A draft resolution was presented at the United Nations Human Rights Council on October 7 to hold a debate on the human rights crisis situation happening against the Uyghur Muslims in China's Xinjiang region. This was the first time the topic had been taken to the international body, and India chose to abstain from voting on the draft.
With 17 favourable votes, 19 against the draft and 11 countries abstaining from the voting, including India and Ukraine, the draft was rejected at the UN Council.
In response to this, the China director at Human Rights Watch, Sophie Richardson, said, "While the Council's failure to adopt the proposal is an abdication of responsibility and a betrayal of Uyghur victims, the extremely close vote highlights the growing number of states willing to take a stand on principle and shine a spotlight on China's sweeping rights violations".
As more states have started coming forth to discuss the issue, here's looking back at the historical Uyghur crisis and the large network of detention camps that Beijing has labelled as "re-education camps".
Who are the Uyghurs?
The Uyghurs are a Turkic ethnic group that is native to the Xinjiang Uyghur Autonomous Region (XUAR) in Northwest China. There are about 12 million Uyghurs living in China, and they have been recognised as one of China's 55 officially recognised ethnic minorities.
Half of the XUA region's population was constituted by the Uyghurs, and in recent decades the region saw a mass migration of a group of Chinese majority, the Han Chinese, in an alleged move by the state to dilute the minority population.
Anti-Han and separatist sentiment began rising right from the 1990s and sometimes took violent turns. In 2009, about 200 people died in the communal clashes, and the blame was pinned upon the Uyghurs. This finally led to a security crackdown, with Xinjiang being covered by a network of extreme surveillance systems. Several Human Rights Watch groups claimed that the state police also used applications to monitor the residents' behaviour.
By 2017, President Xi Jinping made it clear by the documents and issued an order saying all religions in China should be Chinese in orientation. The cultural erasure was becoming a lot more evident as China began targeting Muslim religious figures and banning religious practices in the region, along with destroying their places of worship.
The Relevance Of Xinjiang Region To The Chinese
Lying in the northwest of China, Xinjiang is the country's largest region and has powers of self-governance. They had also briefly declared their independence but were brought under the communist state's control in 1949. So while it is autonomous in nature, in practice, the region is subjected to some amount of restrictions by the state.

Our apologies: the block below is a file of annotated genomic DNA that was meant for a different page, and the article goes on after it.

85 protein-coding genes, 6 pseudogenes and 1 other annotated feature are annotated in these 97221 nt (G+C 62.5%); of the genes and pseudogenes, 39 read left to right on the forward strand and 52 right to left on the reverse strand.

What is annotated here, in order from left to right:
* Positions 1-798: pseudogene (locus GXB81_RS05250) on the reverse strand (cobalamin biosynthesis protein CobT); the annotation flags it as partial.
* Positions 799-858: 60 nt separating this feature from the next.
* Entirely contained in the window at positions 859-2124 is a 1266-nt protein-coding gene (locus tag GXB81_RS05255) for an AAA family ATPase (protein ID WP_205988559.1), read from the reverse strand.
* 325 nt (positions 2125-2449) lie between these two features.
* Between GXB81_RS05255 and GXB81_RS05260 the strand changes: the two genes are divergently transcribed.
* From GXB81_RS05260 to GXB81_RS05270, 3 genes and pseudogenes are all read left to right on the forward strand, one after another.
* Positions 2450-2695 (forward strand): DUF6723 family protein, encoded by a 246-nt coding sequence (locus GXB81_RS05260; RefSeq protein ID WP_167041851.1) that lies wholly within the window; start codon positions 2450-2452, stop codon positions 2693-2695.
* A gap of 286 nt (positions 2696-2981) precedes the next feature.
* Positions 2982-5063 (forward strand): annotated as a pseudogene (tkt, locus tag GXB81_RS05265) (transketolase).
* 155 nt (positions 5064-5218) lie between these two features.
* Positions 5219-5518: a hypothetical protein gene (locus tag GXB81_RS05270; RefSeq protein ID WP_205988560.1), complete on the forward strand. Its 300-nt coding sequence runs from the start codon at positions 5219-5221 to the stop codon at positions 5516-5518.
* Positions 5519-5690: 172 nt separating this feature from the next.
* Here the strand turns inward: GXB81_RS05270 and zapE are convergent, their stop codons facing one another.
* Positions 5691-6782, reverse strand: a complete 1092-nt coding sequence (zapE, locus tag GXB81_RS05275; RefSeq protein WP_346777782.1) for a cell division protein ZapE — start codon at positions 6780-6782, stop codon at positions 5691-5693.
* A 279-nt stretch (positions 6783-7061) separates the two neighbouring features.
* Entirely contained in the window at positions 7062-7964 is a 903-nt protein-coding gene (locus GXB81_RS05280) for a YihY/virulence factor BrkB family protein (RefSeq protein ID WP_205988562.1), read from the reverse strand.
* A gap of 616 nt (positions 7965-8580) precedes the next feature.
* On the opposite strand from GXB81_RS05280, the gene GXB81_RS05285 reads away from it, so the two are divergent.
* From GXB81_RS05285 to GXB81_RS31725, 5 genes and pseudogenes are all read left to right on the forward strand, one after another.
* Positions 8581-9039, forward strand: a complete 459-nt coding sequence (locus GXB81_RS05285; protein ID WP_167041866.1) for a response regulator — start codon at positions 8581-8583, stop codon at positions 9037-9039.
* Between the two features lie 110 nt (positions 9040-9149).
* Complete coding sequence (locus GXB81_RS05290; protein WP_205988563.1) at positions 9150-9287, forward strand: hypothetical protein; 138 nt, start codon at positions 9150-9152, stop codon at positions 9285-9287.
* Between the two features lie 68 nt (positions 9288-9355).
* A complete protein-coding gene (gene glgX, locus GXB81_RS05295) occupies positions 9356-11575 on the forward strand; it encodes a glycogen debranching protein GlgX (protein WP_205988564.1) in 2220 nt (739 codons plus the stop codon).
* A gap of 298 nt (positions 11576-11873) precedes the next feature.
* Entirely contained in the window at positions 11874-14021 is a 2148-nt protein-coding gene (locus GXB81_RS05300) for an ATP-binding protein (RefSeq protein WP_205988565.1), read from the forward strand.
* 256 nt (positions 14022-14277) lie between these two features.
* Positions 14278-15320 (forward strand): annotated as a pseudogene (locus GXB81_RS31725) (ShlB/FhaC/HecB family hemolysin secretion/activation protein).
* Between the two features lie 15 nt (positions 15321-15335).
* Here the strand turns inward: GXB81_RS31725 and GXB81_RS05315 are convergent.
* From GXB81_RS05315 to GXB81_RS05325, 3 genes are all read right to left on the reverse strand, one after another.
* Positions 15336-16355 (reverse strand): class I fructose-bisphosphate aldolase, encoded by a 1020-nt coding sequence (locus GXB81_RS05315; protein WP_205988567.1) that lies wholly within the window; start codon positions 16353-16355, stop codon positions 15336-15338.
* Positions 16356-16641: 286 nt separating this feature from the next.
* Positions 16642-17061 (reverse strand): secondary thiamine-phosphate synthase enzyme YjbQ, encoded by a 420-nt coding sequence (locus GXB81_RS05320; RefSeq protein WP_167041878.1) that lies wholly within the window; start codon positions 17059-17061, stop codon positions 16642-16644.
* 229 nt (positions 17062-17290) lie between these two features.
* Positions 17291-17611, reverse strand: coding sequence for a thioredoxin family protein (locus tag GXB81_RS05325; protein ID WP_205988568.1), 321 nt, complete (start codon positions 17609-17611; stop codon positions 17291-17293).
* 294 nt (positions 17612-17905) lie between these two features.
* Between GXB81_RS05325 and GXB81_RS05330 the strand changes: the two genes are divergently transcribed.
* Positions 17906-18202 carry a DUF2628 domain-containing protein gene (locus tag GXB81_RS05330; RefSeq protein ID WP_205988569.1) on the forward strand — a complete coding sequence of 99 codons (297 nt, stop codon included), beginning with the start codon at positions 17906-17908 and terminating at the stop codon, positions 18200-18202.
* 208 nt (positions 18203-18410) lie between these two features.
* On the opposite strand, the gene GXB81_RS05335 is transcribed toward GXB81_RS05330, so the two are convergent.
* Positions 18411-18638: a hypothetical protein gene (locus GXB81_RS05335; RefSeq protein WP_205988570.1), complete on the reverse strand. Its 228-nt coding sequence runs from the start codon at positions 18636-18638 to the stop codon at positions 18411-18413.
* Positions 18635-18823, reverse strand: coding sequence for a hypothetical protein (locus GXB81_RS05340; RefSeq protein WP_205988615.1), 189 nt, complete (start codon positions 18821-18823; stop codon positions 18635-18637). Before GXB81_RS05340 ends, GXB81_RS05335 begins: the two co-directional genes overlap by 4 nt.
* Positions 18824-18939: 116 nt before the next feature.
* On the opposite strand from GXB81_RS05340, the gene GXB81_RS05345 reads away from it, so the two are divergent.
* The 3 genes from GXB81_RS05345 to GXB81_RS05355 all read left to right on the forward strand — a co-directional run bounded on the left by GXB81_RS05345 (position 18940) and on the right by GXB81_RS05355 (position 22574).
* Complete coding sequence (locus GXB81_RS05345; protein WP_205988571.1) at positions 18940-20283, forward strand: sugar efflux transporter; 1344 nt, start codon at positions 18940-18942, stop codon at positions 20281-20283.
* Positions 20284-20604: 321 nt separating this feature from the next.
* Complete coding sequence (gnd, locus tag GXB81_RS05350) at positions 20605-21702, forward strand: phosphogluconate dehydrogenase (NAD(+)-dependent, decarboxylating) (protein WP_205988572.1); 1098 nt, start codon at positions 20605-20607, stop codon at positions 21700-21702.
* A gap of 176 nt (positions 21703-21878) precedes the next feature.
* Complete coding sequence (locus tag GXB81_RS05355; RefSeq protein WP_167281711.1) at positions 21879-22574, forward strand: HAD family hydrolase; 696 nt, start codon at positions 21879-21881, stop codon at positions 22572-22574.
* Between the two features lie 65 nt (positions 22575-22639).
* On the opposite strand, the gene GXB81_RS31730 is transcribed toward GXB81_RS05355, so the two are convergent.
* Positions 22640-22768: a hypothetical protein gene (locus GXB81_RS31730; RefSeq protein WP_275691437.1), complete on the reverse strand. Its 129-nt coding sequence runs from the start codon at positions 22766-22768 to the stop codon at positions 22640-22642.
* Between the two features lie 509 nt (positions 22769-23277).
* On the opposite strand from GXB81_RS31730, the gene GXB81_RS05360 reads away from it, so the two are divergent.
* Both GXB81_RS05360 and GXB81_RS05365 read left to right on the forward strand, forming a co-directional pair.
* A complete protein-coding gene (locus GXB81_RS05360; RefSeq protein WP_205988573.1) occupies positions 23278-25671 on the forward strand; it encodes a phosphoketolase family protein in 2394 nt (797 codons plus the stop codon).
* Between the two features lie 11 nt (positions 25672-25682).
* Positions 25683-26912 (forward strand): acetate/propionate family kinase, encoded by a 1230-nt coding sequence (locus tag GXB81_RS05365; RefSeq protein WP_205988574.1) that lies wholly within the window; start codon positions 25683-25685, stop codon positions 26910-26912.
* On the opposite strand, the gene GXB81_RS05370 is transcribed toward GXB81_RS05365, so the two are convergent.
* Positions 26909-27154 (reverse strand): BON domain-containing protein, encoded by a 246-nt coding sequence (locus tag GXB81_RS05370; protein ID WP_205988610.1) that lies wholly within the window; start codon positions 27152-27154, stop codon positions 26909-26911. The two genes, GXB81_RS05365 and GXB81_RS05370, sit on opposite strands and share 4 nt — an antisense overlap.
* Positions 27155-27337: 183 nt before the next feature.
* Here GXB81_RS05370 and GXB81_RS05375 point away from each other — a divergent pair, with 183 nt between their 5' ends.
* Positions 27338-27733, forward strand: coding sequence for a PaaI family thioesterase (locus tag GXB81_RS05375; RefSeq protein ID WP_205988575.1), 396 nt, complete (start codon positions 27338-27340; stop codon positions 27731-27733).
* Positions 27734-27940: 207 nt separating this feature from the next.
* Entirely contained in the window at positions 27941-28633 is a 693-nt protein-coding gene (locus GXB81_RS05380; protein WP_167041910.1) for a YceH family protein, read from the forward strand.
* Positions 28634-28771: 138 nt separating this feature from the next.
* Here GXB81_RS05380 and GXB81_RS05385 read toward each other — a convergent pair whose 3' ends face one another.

As per a report by the BBC, the region is a crucial trade link that produces about a fifth of the world's cotton and other resources such as oil and natural gas. Being resource-rich came along with the cons of forced labour that enabled large-scale export chains, as per several reports.
Allegations Against The State Of China
In the year 2017, a few exiled Uyghurs released a collection of secret Chinese government documents, known as the China Cables, to the International Consortium of Investigative Journalists. These leaked documents made clear that the camps established by the state were being run as high-security prisons. This was supported by police files obtained by the BBC in 2022, which exposed China's use of armed officers and the shoot-to-kill policy for those who attempt to escape.
The Uyghurs, who did manage to escape the camps, reported severe physical, mental and sexual torture. Named as a "re-education camp" by the Chinese, these camps have allegedly been involved in ethnic cleansing through measures such as forced mass sterilisation of the Uyghur women to suppress the population, separating children from their families, and attempting to wipe out their cultural traditions.
Based on these revelations made by the minorities, several human rights groups and institutes came up with evidence that there are more than 380 of these "re-education camps" that have detained over one million Uyghurs against their will.
Many superpower countries, including the United States and the United Kingdom, condemned China's actions as "crimes against humanity". However, China continues to deny any such activities of human rights abuses in Xinjiang.
Even after many reports, such as the Xinjiang Police Files, came to light, the Chinese government stood their ground and said that the crackdown in Xinjiang is "necessary to prevent terrorism and root out Islamist extremism". The camps, according to the state, are being used as a tool for anti-terrorism and are re-educating the inmates.
Also Read: Tortured, Forced To Eat Pork, Consume Alcohol: Uighur Muslims' Tale At Chinese Detention Camps